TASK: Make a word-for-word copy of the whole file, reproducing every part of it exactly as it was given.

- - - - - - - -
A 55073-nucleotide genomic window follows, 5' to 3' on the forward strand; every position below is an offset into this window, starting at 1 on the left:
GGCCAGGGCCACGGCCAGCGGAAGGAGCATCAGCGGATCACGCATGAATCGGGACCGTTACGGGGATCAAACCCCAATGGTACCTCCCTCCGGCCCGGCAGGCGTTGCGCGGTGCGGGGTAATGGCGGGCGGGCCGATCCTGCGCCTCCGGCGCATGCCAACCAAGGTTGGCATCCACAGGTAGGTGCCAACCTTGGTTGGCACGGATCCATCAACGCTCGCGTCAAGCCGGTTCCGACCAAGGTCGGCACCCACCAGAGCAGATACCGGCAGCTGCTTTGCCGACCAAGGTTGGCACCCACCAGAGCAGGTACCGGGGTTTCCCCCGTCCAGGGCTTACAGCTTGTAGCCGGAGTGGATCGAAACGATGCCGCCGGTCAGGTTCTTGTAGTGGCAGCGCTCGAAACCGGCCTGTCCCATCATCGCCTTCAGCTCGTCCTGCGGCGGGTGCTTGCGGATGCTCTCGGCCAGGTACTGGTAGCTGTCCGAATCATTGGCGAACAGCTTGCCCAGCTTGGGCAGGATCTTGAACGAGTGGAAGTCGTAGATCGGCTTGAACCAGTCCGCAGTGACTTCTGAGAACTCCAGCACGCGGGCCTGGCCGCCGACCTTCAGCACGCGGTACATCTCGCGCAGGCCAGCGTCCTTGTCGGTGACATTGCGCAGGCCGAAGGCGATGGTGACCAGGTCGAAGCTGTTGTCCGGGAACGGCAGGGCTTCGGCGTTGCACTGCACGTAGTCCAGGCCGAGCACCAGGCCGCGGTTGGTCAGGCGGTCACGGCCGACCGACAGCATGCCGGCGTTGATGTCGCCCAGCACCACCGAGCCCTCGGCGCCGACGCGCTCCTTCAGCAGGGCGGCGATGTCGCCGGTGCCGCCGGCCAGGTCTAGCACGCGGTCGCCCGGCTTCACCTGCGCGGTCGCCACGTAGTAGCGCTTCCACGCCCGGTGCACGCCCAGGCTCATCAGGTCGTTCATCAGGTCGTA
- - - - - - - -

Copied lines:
A 55073-nucleotide genomic window follows, 5' to 3' on the forward strand; every position below is an offset into this window, starting at 1 on the left:
GGCCAGGGCCACGGCCAGCGGAAGGAGCATCAGCGGATCACGCATGAATCGGGACCGTTACGGGGATCAAACCCCAATGGTACCTCCCTCCGGCCCGGCAGGCGTTGCGCGGTGCGGGGTAATGGCGGGCGGGCCGATCCTGCGCCTCCGGCGCATGCCAACCAAGGTTGGCATCCACAGGTAGGTGCCAACCTTGGTTGGCACGGATCCATCAACGCTCGCGTCAAGCCGGTTCCGACCAAGGTCGGCACCCACCAGAGCAGATACCGGCAGCTGCTTTGCCGACCAAGGTTGGCACCCACCAGAGCAGGTACCGGGGTTTCCCCCGTCCAGGGCTTACAGCTTGTAGCCGGAGTGGATCGAAACGATGCCGCCGGTCAGGTTCTTGTAGTGGCAGCGCTCGAAACCGGCCTGTCCCATCATCGCCTTCAGCTCGTCCTGCGGCGGGTGCTTGCGGATGCTCTCGGCCAGGTACTGGTAGCTGTCCGAATCATTGGCGAACAGCTTGCCCAGCTTGGGCAGGATCTTGAACGAGTGGAAGTCGTAGATCGGCTTGAACCAGTCCGCAGTGACTTCTGAGAACTCCAGCACGCGGGCCTGGCCGCCGACCTTCAGCACGCGGTACATCTCGCGCAGGCCAGCGTCCTTGTCGGTGACATTGCGCAGGCCGAAGGCGATGGTGACCAGGTCGAAGCTGTTGTCCGGGAACGGCAGGGCTTCGGCGTTGCACTGCACGTAGTCCAGGCCGAGCACCAGGCCGCGGTTGGTCAGGCGGTCACGGCCGACCGACAGCATGCCGGCGTTGATGTCGCCCAGCACCACCGAGCCCTCGGCGCCGACGCGCTCCTTCAGCAGGGCGGCGATGTCGCCGGTGCCGCCGGCCAGGTCTAGCACGCGGTCGCCCGGCTTCACCTGCGCGGTCGCCACGTAGTAGCGCTTCCACGCCCGGTGCACGCCCAGGCTCATCAGGTCGTTCATCAGGTCGTA